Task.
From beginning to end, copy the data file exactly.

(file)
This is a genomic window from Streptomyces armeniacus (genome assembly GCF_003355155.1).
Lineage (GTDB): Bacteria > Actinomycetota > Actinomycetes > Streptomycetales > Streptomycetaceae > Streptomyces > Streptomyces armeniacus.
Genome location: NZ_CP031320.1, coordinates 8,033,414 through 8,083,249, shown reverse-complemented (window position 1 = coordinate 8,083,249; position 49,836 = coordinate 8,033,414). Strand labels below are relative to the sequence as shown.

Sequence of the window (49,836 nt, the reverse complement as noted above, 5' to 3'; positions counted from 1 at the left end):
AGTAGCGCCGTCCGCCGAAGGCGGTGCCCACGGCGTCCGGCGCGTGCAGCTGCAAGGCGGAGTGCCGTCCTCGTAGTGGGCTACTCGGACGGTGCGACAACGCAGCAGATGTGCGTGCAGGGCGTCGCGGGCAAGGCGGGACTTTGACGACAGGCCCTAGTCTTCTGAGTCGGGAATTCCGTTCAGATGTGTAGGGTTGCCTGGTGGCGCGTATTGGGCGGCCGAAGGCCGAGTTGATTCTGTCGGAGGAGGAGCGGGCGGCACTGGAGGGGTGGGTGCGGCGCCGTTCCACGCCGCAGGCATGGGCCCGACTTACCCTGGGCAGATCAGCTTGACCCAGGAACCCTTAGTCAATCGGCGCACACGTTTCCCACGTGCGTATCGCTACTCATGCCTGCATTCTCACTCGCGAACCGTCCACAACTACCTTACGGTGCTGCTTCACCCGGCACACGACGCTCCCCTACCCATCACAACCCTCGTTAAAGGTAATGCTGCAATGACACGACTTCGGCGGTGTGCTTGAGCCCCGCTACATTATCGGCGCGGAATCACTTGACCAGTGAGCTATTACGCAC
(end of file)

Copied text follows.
This is a genomic window from Streptomyces armeniacus (genome assembly GCF_003355155.1).
Lineage (GTDB): Bacteria > Actinomycetota > Actinomycetes > Streptomycetales > Streptomycetaceae > Streptomyces > Streptomyces armeniacus.
Genome location: NZ_CP031320.1, coordinates 8,033,414 through 8,083,249, shown reverse-complemented (window position 1 = coordinate 8,083,249; position 49,836 = coordinate 8,033,414). Strand labels below are relative to the sequence as shown.

Sequence of the window (49,836 nt, the reverse complement as noted above, 5' to 3'; positions counted from 1 at the left end):
AGTAGCGCCGTCCGCCGAAGGCGGTGCCCACGGCGTCCGGCGCGTGCAGCTGCAAGGCGGAGTGCCGTCCTCGTAGTGGGCTACTCGGACGGTGCGACAACGCAGCAGATGTGCGTGCAGGGCGTCGCGGGCAAGGCGGGACTTTGACGACAGGCCCTAGTCTTCTGAGTCGGGAATTCCGTTCAGATGTGTAGGGTTGCCTGGTGGCGCGTATTGGGCGGCCGAAGGCCGAGTTGATTCTGTCGGAGGAGGAGCGGGCGGCACTGGAGGGGTGGGTGCGGCGCCGTTCCACGCCGCAGGCATGGGCCCGACTTACCCTGGGCAGATCAGCTTGACCCAGGAACCCTTAGTCAATCGGCGCACACGTTTCCCACGTGCGTATCGCTACTCATGCCTGCATTCTCACTCGCGAACCGTCCACAACTACCTTACGGTGCTGCTTCACCCGGCACACGACGCTCCCCTACCCATCACAACCCTCGTTAAAGGTAATGCTGCAATGACACGACTTCGGCGGTGTGCTTGAGCCCCGCTACATTATCGGCGCGGAATCACTTGACCAGTGAGCTATTACGCAC